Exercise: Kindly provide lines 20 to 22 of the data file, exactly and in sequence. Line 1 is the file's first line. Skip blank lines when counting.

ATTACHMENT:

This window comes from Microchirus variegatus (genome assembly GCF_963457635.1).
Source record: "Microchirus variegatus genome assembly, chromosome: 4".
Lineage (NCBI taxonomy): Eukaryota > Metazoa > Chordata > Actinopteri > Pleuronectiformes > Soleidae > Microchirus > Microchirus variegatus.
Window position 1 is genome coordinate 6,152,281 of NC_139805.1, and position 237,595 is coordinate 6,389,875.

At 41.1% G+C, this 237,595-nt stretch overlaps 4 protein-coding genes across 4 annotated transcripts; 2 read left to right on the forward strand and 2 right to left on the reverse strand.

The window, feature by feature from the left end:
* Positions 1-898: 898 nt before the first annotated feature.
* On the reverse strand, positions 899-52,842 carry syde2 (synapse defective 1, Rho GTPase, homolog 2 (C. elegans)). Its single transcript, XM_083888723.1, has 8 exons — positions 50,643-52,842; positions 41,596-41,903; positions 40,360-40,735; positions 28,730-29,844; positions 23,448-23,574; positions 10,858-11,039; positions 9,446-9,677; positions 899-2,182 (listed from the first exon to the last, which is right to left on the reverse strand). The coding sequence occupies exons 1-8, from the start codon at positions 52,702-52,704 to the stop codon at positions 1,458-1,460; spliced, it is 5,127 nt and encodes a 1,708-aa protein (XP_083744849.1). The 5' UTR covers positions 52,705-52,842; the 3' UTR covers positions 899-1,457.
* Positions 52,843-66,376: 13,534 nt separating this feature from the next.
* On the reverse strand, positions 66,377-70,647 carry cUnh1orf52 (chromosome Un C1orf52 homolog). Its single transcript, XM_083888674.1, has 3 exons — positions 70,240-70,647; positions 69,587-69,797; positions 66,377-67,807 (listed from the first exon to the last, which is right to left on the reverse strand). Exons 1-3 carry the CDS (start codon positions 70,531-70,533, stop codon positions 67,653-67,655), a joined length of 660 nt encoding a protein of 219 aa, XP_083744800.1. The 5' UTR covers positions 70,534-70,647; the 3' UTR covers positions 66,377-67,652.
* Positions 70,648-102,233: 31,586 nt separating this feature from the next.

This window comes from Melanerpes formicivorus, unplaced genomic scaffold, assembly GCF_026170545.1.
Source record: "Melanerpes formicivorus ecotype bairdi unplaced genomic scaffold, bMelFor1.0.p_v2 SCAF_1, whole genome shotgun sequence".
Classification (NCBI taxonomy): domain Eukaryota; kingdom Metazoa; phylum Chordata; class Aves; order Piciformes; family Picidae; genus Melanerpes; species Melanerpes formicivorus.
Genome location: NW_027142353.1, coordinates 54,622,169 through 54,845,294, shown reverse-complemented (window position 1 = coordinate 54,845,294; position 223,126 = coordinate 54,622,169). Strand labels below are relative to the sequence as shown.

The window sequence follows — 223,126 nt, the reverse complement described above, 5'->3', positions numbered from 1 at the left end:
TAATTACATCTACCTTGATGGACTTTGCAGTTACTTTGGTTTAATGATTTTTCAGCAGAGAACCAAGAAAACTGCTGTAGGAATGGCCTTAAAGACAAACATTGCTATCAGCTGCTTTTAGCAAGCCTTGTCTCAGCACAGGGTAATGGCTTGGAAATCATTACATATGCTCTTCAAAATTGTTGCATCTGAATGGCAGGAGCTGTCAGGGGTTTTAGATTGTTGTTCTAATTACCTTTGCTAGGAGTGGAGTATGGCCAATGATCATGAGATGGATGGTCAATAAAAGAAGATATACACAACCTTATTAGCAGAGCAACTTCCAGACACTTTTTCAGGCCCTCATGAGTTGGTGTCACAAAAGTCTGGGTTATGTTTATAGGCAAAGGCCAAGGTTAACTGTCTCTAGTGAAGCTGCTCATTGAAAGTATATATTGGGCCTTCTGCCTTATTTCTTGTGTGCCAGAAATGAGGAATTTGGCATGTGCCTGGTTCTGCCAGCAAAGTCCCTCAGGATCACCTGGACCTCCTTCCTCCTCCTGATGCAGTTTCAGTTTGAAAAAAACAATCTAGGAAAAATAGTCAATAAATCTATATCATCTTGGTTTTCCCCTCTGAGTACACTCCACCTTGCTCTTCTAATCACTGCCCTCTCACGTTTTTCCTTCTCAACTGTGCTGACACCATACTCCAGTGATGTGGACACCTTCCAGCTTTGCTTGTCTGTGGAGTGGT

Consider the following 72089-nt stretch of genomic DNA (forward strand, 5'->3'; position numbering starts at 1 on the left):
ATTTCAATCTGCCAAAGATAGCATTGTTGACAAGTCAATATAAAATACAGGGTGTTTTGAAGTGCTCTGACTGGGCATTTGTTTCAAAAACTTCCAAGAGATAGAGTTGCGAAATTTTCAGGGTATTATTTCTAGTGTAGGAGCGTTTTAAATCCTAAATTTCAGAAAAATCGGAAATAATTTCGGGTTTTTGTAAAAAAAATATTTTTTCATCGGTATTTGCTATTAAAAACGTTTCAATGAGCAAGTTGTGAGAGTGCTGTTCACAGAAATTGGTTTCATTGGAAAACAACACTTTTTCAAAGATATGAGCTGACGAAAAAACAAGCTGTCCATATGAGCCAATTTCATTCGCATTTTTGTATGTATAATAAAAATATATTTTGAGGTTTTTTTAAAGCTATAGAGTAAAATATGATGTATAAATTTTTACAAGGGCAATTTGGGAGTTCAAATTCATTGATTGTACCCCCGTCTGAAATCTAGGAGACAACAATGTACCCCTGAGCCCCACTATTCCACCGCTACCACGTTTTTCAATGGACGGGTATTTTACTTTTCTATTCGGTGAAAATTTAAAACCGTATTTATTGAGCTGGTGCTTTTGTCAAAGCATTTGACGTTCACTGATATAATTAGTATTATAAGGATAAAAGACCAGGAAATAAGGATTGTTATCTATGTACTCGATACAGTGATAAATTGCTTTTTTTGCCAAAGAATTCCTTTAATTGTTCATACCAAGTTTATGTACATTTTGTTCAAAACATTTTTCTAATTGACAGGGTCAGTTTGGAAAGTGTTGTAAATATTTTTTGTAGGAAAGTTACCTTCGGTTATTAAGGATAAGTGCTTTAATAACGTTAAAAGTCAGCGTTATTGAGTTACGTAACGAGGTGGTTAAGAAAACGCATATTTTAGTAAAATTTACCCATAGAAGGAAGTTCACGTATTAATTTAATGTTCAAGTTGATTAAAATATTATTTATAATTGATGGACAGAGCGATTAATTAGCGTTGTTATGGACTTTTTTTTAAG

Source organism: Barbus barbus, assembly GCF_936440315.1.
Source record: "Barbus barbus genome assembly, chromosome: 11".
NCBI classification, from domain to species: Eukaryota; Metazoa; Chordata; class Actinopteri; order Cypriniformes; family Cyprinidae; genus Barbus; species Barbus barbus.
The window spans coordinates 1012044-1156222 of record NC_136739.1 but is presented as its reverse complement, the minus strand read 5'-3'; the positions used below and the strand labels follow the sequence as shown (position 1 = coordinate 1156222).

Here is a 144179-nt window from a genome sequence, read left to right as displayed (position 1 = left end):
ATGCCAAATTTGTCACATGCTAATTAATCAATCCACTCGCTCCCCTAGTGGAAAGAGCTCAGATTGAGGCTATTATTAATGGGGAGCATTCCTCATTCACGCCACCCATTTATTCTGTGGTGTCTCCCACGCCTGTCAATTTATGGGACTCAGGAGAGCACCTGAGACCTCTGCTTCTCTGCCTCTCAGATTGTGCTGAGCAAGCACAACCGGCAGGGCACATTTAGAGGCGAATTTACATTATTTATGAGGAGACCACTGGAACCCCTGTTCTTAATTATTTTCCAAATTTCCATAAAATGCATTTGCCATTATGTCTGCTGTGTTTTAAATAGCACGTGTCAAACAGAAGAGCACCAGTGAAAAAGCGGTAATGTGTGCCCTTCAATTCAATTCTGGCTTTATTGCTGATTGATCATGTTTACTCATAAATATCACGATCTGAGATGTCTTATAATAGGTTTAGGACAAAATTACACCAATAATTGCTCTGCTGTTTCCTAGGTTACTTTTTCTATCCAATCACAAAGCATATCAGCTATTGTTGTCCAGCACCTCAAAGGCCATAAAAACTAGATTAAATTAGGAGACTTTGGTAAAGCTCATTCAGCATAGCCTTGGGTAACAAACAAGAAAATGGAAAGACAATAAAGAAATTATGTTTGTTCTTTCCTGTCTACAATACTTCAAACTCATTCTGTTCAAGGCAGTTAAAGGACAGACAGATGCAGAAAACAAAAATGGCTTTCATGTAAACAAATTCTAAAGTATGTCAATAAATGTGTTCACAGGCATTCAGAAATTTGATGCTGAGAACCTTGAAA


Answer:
Source organism: Barbus barbus, assembly GCF_936440315.1.
Source record: "Barbus barbus genome assembly, chromosome: 11".
NCBI classification, from domain to species: Eukaryota; Metazoa; Chordata; class Actinopteri; order Cypriniformes; family Cyprinidae; genus Barbus; species Barbus barbus.